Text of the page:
Conquest of Guatemala and Yucatan
- LAST REVIEWED: 05 May 2017
- LAST MODIFIED: 29 April 2015
- DOI: 10.1093/obo/9780199766581-0050
- LAST REVIEWED: 05 May 2017
- LAST MODIFIED: 29 April 2015
- DOI: 10.1093/obo/9780199766581-0050
Excellent work has been done on the conquest wars of the 16th and 17th centuries in Guatemala and Yucatan and their long-term impacts on indigenous society. “Conquest” in the Guatemalan and Yucatecan contexts was not a single event, but a two-hundred-year period of violent takeovers of territory beginning in 1524 by Spanish and Mesoamerican (mostly central Mexican Nahua) allies, leading to these areas’ early incorporation into the Spanish empire. The idea of conquest also encompasses the demographic, cultural, and political changes instigated by Mesoamerican contact with Europeans. Contemporary movements for indigenous political rights in Mexico and Guatemala utilize much of the scholarship listed here to remind the world of the losses suffered as a result of conquest. However, indigenous activists often reject the term “conquest” itself, preferring the term “invasion” as a way of asserting their territorial and cultural rights and their survival to the present day.
The Maya cultural region of Mesoamerica extends from the Yucatan Peninsula into Honduras and El Salvador, with connections to other indigenous cultures farther southeast and also including Chiapas (see Hall and Pérez Brignoli 2003). Administratively, however, Guatemala and Yucatan went separate ways in the Colonial period. The first successful Spanish settlement in Central America, Santiago de Guatemala (now Antigua Guatemala), beginning in 1570 served as the seat of the Audiencia de Guatemala, a judicial and political regional authority within the Viceroyalty of New Spain. The Audiencia of Guatemala included most of modern-day Central America (El Salvador, Honduras, Nicaragua, Belize, and Costa Rica), excepting only Panama, which had its own Audiencia within the Viceroyalty of Peru. Guatemala therefore was both an administrative center vis-à-vis surrounding provinces and a peripheral area within New Spain. Unsurprisingly, the most authoritative overviews of this early period—such as Luján Muñoz and Chinchilla Aguilar 1994 and Pinto Soria 1994—have been published in Guatemala. The continued centrality of Guatemala’s national archive for the entire region also contributes to this tendency. Yucatan, meanwhile, belonged to the Audiencia of México seated in Mexico City and to the merchant economies of Mexico’s eastern seaboard. Nevertheless, Yucatan can be linked to Guatemala not only as part of the cultural diaspora that resulted from the abandonment of Maya cities in the Classic period, but also by its peripheral location to New Spain and by the itineraries of prominent Spanish conquistadors who traveled there following the initial invasions of Guatemala in 1524 to 1527. These early connections between Central America and Yucatan are detailed in both Recinos 1952 and Chamberlain 1948, which remain important references despite their somewhat outdated emphasis on the biographies of famous Spaniards.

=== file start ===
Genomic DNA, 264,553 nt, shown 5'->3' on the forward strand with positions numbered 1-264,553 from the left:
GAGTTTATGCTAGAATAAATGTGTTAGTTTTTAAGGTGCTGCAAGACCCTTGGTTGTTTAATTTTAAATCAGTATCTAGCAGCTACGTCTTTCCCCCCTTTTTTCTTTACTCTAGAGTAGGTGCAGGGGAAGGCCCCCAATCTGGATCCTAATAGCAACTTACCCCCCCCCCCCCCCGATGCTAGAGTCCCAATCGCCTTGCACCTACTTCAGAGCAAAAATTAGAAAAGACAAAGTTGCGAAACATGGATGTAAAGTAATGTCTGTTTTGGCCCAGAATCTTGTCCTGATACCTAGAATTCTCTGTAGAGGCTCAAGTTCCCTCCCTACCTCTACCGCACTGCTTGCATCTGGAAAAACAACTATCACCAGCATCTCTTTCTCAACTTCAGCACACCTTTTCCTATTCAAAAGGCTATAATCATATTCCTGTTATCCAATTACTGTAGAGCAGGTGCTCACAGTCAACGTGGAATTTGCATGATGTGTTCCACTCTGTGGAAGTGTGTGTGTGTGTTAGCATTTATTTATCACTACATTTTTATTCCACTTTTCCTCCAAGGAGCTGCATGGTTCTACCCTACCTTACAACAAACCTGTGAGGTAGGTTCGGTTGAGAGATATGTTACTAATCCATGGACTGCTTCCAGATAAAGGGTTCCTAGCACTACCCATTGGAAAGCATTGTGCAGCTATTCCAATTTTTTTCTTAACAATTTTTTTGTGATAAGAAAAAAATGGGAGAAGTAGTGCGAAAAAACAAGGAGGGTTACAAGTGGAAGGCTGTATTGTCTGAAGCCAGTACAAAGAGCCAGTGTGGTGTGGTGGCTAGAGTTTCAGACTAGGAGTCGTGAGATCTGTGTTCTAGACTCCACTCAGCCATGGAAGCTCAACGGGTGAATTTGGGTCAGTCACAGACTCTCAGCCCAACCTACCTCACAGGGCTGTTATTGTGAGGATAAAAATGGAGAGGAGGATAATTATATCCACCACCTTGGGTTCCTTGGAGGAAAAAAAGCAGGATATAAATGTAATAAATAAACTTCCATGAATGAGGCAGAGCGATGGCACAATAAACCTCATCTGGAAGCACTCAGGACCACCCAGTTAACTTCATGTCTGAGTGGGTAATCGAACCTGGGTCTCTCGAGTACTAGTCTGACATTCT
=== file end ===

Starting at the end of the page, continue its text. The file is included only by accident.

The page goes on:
Chamberlain, Robert. The Conquest and Colonization of Yucatan, 1517–1550. Washington, DC: Carnegie Institution of Washington, 1948.
A narrative approach to the conquest of Yucatan, following the individual paths of Spanish conquistadors in impressive detail across the Peninsula and through many years of frustrated campaigns. Focuses primarily on politics and military history. Includes a discussion of the Maya attack against the Spanish city of Valladolid in 1546 to 1547, from the Spanish perspective. Contains copious references to archives in Spain, Guatemala, and Mexico.
Hall, Carolyn, and Héctor Pérez Brignoli, with John V. Cotter, cartographer. Historical Atlas of Central America. Norman: University of Oklahoma Press, 2003.
Copious maps and discussion of pre-Columbian polities, conquest expeditions and the carving up of land, Catholic missions, economics, and the settlement of new towns, among many other topics. The volume goes well beyond the early modern period to the 21st century and includes British and US conquest, colonialism, and neocolonialism. Excellent coverage of Panama. Yucatan is less-comprehensively covered than other countries more traditionally considered Central American.
Luján Muñoz, Jorge, and Ernesto Chinchilla Aguilar, eds. Historia general de Guatemala. Vol. 2, Dominación española, desde la conquista hasta 1700. Guatemala: Asociación de Amigos del País: Fundación para la Cultura y el Desarrollo, 1994.
Part of a six-volume series on Guatemalan history. In the first section of Vol. 2, “El Descubrimiento y la Conquista,” Luján Muñoz and Horacio Cabezas Carache thoroughly cover exploratory expeditions as far south as Panama in the first decade of the 16th century, the conquest expeditions of the period from 1524 to 1536 throughout Central America and Chiapas, the careers of Pedro de Alvarado and Francisco Montejo, and implications for Guatemalan history. Excellent maps.
Pinto Soria, Julio, ed. Historia general de Centroamérica. Vol. 2, El Régimen Colonial. Madrid: Siruela, 1994.
Wendy Kramer, W. George Lovell, and Christopher Lutz follow the chronology of the conquest, and include data on epidemic death and the division of encomiendas. Chapter 2 by Elizabeth Fonseca Corrales and chapter 3 by Stephen Webre cover the economic, social, and political aspects of conquest and colonization in the 150 years after the initial invasion.
Recinos, Adrián. Pedro de Alvarado, Conquistador de México y Guatemala. Mexico City: Fondo de Cultura Económica, 1952.
Recinos, one of the most important Guatemalan historians of the 20th century, provides a comprehensive account of the conquest of Guatemala from a Spanish perspective via this traditional biography of the infamous Spanish conquistador. The footnotes are as valuable as the text.
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